What's new in hotel upholstery?

This is part two in a series on upholstery design trends. Click here for part one: "Maintaining upholstery on unique furniture."

Not every hotel has the cash for the highest-quality furniture materials, but this doesn’t mean a hotel can afford to skimp.

According to Scott Gibson, global GM for coated fabrics business for Omnova Solutions, hotels are emulating the look of expensive fabrics using designs and embosses to achieve a custom look without sky-high costs. According to Gibson, it’s all about finding a piece’s niche functionality and capitalizing on it.

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“Everyone is trying to build a bridge between high design and the need to improve the ROI on furniture,” Gibson said. “Guests bang things with luggage and knock them around, and those things are expensive to replace. But you can’t leave a hole in a chair.”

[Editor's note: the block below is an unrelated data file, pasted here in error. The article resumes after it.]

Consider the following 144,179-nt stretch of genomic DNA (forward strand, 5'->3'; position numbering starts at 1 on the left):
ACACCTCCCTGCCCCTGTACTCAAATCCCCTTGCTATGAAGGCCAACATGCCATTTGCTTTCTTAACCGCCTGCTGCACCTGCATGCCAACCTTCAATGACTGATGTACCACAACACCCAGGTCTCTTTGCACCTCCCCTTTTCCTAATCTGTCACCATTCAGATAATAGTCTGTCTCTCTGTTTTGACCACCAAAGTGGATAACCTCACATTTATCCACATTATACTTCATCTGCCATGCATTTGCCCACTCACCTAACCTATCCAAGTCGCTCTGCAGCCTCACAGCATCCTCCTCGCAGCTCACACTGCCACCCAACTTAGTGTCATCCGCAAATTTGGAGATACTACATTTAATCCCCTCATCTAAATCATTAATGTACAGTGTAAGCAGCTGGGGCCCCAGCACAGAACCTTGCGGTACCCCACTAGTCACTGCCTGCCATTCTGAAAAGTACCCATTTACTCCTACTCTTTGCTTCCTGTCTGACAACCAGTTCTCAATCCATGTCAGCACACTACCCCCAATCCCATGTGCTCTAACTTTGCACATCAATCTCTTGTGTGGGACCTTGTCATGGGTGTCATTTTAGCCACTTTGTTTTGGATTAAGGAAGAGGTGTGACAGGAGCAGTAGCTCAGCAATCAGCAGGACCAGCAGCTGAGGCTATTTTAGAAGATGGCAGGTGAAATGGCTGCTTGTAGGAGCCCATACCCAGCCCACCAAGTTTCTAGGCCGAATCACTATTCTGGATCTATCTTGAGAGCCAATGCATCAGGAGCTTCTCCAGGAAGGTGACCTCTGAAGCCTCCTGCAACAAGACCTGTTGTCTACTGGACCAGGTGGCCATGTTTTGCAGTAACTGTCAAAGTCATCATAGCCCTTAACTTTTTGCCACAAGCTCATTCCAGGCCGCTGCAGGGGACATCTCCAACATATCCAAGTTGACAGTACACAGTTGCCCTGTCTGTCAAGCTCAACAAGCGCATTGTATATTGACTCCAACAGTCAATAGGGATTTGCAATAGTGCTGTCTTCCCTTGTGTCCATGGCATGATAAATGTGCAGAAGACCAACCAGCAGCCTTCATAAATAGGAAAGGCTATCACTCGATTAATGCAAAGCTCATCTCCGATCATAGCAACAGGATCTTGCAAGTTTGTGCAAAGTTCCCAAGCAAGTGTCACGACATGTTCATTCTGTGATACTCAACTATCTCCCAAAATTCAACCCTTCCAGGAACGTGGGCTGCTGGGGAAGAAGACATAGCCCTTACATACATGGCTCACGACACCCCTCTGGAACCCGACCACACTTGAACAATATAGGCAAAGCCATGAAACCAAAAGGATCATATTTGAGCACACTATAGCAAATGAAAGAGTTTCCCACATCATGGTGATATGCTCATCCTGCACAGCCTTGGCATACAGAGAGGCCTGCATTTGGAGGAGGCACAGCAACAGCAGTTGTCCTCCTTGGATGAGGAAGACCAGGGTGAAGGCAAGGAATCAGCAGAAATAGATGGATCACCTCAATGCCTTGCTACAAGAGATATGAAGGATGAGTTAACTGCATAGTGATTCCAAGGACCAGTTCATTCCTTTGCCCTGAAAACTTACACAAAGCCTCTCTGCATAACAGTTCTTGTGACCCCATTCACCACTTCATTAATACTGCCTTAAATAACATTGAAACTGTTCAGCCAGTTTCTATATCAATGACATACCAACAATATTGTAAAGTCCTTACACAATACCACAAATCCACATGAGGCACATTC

Big hotels are moving toward eclectic, residential looks, according to MaryEllen Walsh, VP of furniture product development for Kravet. That means less tight-backed chairs and more wood, but lower-end hotels can do well with tight-backed seating because they require less maintenance.

“The 1950s modern look is very in, with exposed wood frames that are complimented by velvet or leather, which require very little maintenance,” Walsh said. Steel frames can also be used for even more durability.

Mark Goetz, founder of TZ Design, said designers can use color and bold lines in furniture design to influence the feeling of a space without investing in architectural changes. “Where a room has been left simple and plain, and interesting furniture is made the center stage, it leaves guests with the impression that the property has a sense of style,” Goetz said. “It’s also an efficient use of upholstery and is a smaller investment than making physical changes to a property.”

Goetz also warns designers and hotels about the need to avoid the draw of design trendiness that lives only in the current moment. “A piece with great durability is a big deal, but it can’t go out of style before its durability gives out,” Goetz said. “If it’s strong but no longer looks appropriate, it still has to go. When looking into designs, have a knowledge of the past and look to the future."

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